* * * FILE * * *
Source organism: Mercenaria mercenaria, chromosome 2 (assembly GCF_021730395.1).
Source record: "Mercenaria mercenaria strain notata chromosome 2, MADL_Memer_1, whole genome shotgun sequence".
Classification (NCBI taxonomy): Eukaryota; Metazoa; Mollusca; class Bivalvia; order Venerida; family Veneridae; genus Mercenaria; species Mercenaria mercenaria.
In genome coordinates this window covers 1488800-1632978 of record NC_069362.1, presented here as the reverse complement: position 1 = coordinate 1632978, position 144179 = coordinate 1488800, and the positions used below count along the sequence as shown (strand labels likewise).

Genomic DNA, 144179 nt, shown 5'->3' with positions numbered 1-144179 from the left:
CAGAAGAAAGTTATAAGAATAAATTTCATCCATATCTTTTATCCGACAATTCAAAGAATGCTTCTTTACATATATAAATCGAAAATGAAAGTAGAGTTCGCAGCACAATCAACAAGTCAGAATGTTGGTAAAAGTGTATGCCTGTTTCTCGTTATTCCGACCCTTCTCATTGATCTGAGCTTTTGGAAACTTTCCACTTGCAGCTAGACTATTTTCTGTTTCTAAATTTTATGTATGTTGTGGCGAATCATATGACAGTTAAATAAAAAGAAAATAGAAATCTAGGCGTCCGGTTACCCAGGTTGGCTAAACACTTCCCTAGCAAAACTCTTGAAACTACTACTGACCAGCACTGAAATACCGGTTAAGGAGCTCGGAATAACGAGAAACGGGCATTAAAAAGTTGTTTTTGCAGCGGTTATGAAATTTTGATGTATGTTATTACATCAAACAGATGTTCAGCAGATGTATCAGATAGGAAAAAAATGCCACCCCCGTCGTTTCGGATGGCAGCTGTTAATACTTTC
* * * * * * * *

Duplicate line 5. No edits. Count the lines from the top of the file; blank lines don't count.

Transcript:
Genomic DNA, 144179 nt, shown 5'->3' with positions numbered 1-144179 from the left: